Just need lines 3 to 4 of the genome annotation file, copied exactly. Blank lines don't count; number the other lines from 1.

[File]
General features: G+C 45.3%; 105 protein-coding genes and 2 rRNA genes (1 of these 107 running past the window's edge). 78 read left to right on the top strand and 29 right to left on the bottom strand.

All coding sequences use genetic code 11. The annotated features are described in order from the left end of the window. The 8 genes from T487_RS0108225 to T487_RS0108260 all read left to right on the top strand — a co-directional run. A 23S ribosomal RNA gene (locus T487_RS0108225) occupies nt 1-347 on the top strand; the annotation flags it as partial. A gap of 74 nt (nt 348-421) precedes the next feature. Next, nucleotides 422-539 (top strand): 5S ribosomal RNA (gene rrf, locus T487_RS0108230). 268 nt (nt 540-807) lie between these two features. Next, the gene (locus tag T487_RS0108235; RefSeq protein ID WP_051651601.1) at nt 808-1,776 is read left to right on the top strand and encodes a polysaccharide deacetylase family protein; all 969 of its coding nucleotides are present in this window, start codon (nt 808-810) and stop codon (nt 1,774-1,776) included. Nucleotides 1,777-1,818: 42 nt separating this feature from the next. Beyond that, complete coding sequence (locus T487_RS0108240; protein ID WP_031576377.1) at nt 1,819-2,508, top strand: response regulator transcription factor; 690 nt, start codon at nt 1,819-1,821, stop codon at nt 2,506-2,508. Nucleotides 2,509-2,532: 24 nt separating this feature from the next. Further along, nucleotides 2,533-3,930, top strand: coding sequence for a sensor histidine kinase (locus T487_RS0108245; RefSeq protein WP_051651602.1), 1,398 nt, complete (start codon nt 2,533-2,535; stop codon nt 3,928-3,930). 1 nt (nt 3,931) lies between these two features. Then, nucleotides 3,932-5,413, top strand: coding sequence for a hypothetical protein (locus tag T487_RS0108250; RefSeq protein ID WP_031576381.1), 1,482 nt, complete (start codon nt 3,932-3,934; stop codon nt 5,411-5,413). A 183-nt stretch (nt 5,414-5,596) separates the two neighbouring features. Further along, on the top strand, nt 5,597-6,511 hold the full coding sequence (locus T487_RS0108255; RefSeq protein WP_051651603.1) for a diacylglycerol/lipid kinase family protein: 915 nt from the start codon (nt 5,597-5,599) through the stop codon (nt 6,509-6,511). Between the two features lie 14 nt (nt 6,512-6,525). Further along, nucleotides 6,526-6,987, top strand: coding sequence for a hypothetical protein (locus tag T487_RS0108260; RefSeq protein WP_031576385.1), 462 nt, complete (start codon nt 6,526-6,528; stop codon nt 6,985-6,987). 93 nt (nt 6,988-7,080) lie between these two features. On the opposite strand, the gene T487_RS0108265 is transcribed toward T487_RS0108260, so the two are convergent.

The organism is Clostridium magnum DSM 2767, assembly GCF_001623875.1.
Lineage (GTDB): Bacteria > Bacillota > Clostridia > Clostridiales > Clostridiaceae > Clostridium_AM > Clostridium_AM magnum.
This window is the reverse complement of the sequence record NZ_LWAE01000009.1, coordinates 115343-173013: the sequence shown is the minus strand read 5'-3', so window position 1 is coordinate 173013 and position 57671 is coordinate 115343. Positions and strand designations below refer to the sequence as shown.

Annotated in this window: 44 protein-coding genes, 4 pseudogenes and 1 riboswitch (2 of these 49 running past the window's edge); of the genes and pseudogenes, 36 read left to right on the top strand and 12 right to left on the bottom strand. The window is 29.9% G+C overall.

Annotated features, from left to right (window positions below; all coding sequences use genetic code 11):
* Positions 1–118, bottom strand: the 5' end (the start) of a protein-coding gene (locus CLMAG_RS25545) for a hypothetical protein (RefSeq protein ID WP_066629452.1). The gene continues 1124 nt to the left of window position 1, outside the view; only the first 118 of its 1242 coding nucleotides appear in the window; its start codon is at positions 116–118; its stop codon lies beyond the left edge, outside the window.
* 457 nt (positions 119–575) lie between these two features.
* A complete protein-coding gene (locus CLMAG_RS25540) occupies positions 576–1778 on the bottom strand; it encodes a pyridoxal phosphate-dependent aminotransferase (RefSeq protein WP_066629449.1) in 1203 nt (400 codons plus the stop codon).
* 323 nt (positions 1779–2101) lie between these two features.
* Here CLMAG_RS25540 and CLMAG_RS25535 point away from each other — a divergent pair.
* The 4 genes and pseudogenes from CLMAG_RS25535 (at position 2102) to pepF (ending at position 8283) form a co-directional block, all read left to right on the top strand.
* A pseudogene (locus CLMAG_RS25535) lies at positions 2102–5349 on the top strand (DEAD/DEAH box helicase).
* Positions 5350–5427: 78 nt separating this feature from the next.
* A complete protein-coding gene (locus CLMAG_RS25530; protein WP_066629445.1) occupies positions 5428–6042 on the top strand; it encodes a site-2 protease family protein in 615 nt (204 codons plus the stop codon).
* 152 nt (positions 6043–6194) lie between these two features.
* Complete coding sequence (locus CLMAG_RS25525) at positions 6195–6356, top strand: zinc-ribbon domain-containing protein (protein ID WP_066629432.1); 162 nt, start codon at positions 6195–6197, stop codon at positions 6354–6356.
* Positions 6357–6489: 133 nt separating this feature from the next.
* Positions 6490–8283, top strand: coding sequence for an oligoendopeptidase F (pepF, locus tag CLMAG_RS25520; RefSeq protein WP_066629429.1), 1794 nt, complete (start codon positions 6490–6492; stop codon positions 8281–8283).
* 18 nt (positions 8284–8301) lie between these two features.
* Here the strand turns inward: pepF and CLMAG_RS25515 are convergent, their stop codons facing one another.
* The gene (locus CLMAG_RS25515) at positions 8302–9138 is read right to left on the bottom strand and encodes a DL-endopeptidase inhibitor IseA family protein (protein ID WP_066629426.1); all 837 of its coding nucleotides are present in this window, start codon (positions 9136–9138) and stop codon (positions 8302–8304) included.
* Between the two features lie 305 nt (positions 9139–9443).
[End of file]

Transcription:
The organism is Clostridium magnum DSM 2767, assembly GCF_001623875.1.
Lineage (GTDB): Bacteria > Bacillota > Clostridia > Clostridiales > Clostridiaceae > Clostridium_AM > Clostridium_AM magnum.